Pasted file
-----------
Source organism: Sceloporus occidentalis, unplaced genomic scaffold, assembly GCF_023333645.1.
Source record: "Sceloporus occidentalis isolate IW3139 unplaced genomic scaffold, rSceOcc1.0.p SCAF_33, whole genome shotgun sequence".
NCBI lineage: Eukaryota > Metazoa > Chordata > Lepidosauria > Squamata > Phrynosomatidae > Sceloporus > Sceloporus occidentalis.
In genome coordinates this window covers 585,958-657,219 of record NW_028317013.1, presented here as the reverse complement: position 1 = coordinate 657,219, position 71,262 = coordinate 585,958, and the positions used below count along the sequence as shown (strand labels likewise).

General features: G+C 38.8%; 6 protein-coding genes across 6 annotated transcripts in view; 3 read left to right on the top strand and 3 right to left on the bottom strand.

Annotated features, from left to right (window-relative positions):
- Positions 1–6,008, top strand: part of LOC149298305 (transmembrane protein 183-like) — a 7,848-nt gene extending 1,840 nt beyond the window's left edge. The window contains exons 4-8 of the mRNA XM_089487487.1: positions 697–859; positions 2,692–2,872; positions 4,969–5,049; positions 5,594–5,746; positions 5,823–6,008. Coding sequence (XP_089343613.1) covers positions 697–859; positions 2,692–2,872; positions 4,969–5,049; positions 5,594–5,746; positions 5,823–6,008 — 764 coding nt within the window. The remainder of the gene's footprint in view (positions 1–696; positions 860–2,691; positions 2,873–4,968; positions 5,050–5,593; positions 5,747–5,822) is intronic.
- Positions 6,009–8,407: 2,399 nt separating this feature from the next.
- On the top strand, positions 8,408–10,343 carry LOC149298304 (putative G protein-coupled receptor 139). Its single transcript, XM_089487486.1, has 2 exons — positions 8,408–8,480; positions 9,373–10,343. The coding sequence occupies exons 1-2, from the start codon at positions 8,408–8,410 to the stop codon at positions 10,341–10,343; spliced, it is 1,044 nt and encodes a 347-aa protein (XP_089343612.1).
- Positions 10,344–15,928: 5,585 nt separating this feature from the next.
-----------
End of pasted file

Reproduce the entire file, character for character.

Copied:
Source organism: Sceloporus occidentalis, unplaced genomic scaffold, assembly GCF_023333645.1.
Source record: "Sceloporus occidentalis isolate IW3139 unplaced genomic scaffold, rSceOcc1.0.p SCAF_33, whole genome shotgun sequence".
NCBI lineage: Eukaryota > Metazoa > Chordata > Lepidosauria > Squamata > Phrynosomatidae > Sceloporus > Sceloporus occidentalis.
In genome coordinates this window covers 585,958-657,219 of record NW_028317013.1, presented here as the reverse complement: position 1 = coordinate 657,219, position 71,262 = coordinate 585,958, and the positions used below count along the sequence as shown (strand labels likewise).

General features: G+C 38.8%; 6 protein-coding genes across 6 annotated transcripts in view; 3 read left to right on the top strand and 3 right to left on the bottom strand.

Annotated features, from left to right (window-relative positions):
- Positions 1–6,008, top strand: part of LOC149298305 (transmembrane protein 183-like) — a 7,848-nt gene extending 1,840 nt beyond the window's left edge. The window contains exons 4-8 of the mRNA XM_089487487.1: positions 697–859; positions 2,692–2,872; positions 4,969–5,049; positions 5,594–5,746; positions 5,823–6,008. Coding sequence (XP_089343613.1) covers positions 697–859; positions 2,692–2,872; positions 4,969–5,049; positions 5,594–5,746; positions 5,823–6,008 — 764 coding nt within the window. The remainder of the gene's footprint in view (positions 1–696; positions 860–2,691; positions 2,873–4,968; positions 5,050–5,593; positions 5,747–5,822) is intronic.
- Positions 6,009–8,407: 2,399 nt separating this feature from the next.
- On the top strand, positions 8,408–10,343 carry LOC149298304 (putative G protein-coupled receptor 139). Its single transcript, XM_089487486.1, has 2 exons — positions 8,408–8,480; positions 9,373–10,343. The coding sequence occupies exons 1-2, from the start codon at positions 8,408–8,410 to the stop codon at positions 10,341–10,343; spliced, it is 1,044 nt and encodes a 347-aa protein (XP_089343612.1).
- Positions 10,344–15,928: 5,585 nt separating this feature from the next.